What to do if your long-term disability claim is denied
This article was originally published by The Hamilton Spectator.
Q: My Long-Term Disability claim has been denied. What happens next?
A: If your claim for Long-Term Disability (LTD) benefits has been denied, your first step is to get the insurer’s denial in writing. A denial letter will outline the reasons for the insurer denying your benefits and allow you to know the case you have to meet.
Next, you should contact a lawyer who specializes in fighting denied LTD claims. These claims are complicated and technical, so it’s important to have someone to guide you through the process.
You and your lawyer should review your LTD policy, which will set out certain parameters for your claim, including:
Whether you fall under the “own occupation” or “any occupation” definition of disability;
- The amount of your benefit;
- The time limit on your benefits;
- Exclusions which may apply to your specific case; and
- Timelines for any appeals process.
After reviewing the policy, you should submit a written appeal to your insurer in writing, addressing the reasons for the denial and include supporting medical documentation. This documentation may include a description of your disabling symptoms, impairments and the impact on your ability to work.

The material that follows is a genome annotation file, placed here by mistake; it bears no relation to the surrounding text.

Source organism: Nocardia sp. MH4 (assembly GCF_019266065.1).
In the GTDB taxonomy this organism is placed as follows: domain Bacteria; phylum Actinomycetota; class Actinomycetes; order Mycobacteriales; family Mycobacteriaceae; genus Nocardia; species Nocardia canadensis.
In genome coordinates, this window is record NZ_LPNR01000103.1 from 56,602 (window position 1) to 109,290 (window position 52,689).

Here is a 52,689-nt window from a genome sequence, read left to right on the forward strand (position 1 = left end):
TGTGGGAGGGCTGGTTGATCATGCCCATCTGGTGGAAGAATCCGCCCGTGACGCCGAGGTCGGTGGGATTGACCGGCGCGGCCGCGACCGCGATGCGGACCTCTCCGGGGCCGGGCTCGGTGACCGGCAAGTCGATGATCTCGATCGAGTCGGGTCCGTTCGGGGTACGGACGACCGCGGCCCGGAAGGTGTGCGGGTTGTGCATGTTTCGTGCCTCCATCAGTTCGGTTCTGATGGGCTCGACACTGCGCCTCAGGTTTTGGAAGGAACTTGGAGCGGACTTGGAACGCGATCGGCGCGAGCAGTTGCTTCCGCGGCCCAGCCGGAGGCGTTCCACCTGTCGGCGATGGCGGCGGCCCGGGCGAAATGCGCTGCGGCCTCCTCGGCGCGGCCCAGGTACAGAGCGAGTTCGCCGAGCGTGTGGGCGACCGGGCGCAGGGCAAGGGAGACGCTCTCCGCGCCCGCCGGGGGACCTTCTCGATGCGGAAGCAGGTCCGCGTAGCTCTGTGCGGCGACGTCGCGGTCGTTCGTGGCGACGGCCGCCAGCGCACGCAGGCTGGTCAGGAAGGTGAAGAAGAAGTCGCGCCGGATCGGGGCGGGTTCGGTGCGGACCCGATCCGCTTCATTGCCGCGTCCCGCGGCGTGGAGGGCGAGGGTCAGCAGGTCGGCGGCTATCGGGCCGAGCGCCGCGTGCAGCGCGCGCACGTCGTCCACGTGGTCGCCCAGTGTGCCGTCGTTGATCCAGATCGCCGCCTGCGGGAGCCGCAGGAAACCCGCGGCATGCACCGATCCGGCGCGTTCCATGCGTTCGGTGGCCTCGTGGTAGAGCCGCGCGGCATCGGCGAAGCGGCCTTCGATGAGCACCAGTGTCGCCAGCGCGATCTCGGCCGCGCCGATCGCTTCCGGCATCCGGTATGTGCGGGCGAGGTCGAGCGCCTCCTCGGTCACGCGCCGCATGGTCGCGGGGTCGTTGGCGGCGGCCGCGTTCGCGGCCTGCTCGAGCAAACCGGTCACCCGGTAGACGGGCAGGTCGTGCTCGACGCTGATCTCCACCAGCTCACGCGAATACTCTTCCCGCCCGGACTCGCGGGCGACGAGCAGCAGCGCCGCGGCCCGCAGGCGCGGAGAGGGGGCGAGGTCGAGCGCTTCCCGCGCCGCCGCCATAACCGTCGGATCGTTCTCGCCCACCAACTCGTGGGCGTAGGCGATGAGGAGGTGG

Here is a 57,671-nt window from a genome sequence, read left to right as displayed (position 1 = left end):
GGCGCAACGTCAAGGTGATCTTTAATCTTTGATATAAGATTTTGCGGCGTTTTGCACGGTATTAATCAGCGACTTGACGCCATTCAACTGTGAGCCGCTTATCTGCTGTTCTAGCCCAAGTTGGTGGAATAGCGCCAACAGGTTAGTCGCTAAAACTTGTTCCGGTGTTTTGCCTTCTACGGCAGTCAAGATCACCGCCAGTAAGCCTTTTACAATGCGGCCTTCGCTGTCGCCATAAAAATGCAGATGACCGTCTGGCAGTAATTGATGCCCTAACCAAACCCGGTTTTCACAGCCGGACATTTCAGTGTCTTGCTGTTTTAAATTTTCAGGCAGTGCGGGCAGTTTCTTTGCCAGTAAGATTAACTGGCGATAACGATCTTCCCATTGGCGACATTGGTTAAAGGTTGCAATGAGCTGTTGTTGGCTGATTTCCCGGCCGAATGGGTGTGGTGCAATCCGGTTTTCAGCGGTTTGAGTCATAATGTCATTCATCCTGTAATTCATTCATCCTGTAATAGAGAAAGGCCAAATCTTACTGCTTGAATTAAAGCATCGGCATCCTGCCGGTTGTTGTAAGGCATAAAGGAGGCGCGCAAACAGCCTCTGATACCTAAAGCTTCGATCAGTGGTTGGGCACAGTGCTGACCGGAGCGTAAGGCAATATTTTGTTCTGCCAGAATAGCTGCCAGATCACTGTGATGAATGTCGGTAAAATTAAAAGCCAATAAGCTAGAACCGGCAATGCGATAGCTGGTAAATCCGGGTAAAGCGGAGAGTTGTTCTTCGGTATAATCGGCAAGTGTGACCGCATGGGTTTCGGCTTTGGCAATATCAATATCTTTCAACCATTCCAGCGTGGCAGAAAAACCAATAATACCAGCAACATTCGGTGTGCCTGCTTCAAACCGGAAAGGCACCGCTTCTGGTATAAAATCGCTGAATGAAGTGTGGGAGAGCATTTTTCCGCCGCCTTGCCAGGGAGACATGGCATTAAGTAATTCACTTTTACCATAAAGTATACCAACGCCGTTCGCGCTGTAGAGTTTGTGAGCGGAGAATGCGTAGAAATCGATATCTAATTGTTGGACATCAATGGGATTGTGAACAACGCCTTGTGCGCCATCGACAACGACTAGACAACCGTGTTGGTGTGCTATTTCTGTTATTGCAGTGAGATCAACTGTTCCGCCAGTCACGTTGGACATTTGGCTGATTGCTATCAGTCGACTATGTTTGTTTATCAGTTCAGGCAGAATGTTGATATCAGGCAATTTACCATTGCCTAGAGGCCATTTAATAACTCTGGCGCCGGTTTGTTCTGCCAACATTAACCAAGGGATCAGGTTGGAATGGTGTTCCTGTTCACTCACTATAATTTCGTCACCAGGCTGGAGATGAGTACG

At this stage, the insurer may decide to change its mind and approve your LTD benefits. However, if your appeal is not successful, it will likely be necessary to start a legal action to protect your rights. Keep in mind that there are very strict time limitations within which to start a legal action – so do not delay.
NOT LEGAL ADVICE. Information made available on this website in any form is for information purposes only. It is not, and should not be taken as, legal advice. You should not rely on, or take or fail to take any action based upon this information. Never disregard professional legal advice or delay in seeking legal advice because of something you have read on this website. Ross & McBride professionals will be pleased to discuss resolutions to specific legal concerns you may have.